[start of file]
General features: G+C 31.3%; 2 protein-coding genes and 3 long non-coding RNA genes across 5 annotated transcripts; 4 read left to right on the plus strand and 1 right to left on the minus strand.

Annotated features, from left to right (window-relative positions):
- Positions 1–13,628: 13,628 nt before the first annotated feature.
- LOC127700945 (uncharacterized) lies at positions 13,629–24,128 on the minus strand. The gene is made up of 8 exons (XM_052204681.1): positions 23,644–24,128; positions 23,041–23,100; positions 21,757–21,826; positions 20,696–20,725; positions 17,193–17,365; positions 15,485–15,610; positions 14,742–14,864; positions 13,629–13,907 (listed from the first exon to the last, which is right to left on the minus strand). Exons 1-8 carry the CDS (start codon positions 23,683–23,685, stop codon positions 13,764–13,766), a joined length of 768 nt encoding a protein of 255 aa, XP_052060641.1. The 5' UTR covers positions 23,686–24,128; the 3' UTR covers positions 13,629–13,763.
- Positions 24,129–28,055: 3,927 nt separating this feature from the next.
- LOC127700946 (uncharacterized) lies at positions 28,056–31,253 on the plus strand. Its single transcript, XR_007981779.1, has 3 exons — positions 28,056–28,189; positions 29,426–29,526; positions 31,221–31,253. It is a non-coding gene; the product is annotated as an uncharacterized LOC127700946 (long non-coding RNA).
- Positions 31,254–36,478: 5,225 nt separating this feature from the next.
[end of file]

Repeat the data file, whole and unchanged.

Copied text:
General features: G+C 31.3%; 2 protein-coding genes and 3 long non-coding RNA genes across 5 annotated transcripts; 4 read left to right on the plus strand and 1 right to left on the minus strand.

Annotated features, from left to right (window-relative positions):
- Positions 1–13,628: 13,628 nt before the first annotated feature.
- LOC127700945 (uncharacterized) lies at positions 13,629–24,128 on the minus strand. The gene is made up of 8 exons (XM_052204681.1): positions 23,644–24,128; positions 23,041–23,100; positions 21,757–21,826; positions 20,696–20,725; positions 17,193–17,365; positions 15,485–15,610; positions 14,742–14,864; positions 13,629–13,907 (listed from the first exon to the last, which is right to left on the minus strand). Exons 1-8 carry the CDS (start codon positions 23,683–23,685, stop codon positions 13,764–13,766), a joined length of 768 nt encoding a protein of 255 aa, XP_052060641.1. The 5' UTR covers positions 23,686–24,128; the 3' UTR covers positions 13,629–13,763.
- Positions 24,129–28,055: 3,927 nt separating this feature from the next.
- LOC127700946 (uncharacterized) lies at positions 28,056–31,253 on the plus strand. Its single transcript, XR_007981779.1, has 3 exons — positions 28,056–28,189; positions 29,426–29,526; positions 31,221–31,253. It is a non-coding gene; the product is annotated as an uncharacterized LOC127700946 (long non-coding RNA).
- Positions 31,254–36,478: 5,225 nt separating this feature from the next.